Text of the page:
Colour Commentary: The demise of the traditional NBA centre

The NBA has morphed into a purely shooting league, ultimately isolating the traditional big man

I was watching an NBA preseason game between the New Orleans Pelicans and the Orlando Magic, and something happened that seems to be a recurring trend in the NBA. Pelicans centre Jonas Valančiūnas received two quick-triggered technical fouls, ultimately leading to his ejection midway through the third quarter. These weak calls weren’t warranted because when I say weak, I mean that they were extremely soft calls towards a seasoned centre in the league. 

Yeah, Valančiūnas can hit the occasional three-pointer, but he’s a traditional meat and potatoes style player who is highly effective in the paint. Though slightly more grizzled than most current centres, he knows his role. He gets rebounds both offensively and defensively, plays defence, initiates in the pick and roll, but with the way modern basketball is played and officiated in the NBA, Valančiūnas is hindered to a certain point.

It’s a shame that traditional centres like Valančiūnas are dwindling. Long gone are the days of Wilt Chamberlain or Kareem Abdul-Jabbar. We will never again witness a team’s playing style tailored for dominant big men like Shaquille O’Neal or Tim Duncan. Not only were these guys the biggest physical players you could lob the ball to, they would secure the win for their respective teams come crunch time.

Basketball is more spread out than ever before, resulting in more long-distance shot attempts from the three-point line. If you add the way referees have begun to call more fouls on centres while favouring shooters, traditional centres nowadays have less control in the paint. They’re now drowned out, becoming backup vocalists instead of lead singers.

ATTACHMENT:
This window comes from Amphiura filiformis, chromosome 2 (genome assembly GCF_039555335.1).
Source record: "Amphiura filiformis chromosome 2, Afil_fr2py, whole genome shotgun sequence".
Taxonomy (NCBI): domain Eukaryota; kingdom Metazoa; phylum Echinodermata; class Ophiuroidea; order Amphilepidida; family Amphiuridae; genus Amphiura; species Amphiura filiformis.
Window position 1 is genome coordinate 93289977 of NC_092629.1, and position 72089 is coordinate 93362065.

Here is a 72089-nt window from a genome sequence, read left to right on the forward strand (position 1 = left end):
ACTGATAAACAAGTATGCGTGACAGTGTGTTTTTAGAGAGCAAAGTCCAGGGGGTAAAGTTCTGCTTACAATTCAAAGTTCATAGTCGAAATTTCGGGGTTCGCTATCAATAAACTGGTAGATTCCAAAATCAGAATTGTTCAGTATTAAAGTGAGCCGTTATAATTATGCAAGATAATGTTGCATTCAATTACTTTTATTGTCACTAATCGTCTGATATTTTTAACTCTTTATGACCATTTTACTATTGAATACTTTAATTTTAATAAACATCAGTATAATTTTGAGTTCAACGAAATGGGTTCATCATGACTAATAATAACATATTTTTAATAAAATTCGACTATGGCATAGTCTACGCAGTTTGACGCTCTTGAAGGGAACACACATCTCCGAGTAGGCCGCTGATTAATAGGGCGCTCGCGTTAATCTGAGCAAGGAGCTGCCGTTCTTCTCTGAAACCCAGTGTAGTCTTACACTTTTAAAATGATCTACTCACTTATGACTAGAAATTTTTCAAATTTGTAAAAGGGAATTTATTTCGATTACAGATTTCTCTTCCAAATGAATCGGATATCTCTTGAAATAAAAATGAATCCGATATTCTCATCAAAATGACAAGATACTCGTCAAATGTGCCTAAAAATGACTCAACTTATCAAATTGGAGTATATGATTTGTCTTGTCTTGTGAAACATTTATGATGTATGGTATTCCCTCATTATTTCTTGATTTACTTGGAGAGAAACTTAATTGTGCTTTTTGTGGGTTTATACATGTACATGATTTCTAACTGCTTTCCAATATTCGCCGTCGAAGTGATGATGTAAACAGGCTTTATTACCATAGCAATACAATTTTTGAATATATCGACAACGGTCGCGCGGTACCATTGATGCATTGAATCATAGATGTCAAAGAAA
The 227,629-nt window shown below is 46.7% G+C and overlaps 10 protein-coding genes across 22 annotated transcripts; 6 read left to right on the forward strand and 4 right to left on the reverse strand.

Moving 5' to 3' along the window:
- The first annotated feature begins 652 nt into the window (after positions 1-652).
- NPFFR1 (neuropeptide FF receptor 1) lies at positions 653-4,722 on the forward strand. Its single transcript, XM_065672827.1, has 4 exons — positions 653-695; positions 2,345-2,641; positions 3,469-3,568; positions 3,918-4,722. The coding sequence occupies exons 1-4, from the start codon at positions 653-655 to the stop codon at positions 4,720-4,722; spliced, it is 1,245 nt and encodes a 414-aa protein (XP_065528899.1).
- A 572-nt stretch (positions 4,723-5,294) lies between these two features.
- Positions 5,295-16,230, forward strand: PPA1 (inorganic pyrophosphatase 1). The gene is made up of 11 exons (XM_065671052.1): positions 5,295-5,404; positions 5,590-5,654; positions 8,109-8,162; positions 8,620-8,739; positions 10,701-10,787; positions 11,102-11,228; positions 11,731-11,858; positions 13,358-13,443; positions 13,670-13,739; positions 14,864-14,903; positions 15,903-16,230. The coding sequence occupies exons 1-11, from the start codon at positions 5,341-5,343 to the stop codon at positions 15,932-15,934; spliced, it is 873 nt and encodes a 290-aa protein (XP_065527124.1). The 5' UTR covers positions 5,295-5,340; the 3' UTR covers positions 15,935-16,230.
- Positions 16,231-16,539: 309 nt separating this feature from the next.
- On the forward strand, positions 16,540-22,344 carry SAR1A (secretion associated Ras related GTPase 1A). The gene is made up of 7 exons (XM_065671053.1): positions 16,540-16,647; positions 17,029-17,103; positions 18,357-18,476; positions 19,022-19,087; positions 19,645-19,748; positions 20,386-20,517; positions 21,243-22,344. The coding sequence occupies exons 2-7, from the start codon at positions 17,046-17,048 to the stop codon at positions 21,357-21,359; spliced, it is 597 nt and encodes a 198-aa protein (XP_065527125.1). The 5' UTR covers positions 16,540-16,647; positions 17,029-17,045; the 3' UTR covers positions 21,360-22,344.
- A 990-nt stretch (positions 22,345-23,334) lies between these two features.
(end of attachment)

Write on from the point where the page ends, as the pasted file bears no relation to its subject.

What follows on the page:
Over the last few years, the number of three-point attempts has more than doubled from 14.7 in 2002-03 to 34.6 in 2020-21. Teams like the Houston Rockets have adopted a “small ball” style that doesn’t require a traditional centre. This style prioritizes speed and agility over size and encourages players to shoot from outside.

Refereeing has also become stricter on big men, preventing them from using their size in certain situations. Philadelphia 76ers centre Joel Embiid is arguably the only dominant traditional centre left and his team usually receives more personal foul calls in a game than most NBA teams.

You’re probably thinking “Well, Nikola Jokić is dominant, how about him?” Though Jokić is as dominant as a centre gets, he isn’t a traditional centre. He can pass on a dime, space the floor, and is a consistent shooter from deep. Many young centres are now trying to adapt to this model but I shed a tear when I see older players try to change and end up throwing bricks from deep.

The way Embiid soaks up rebounds and scores underneath the basket at will, and with such authority, proves there’s still a chance for big men in today’s NBA. But the centre position will never return to its former glory.

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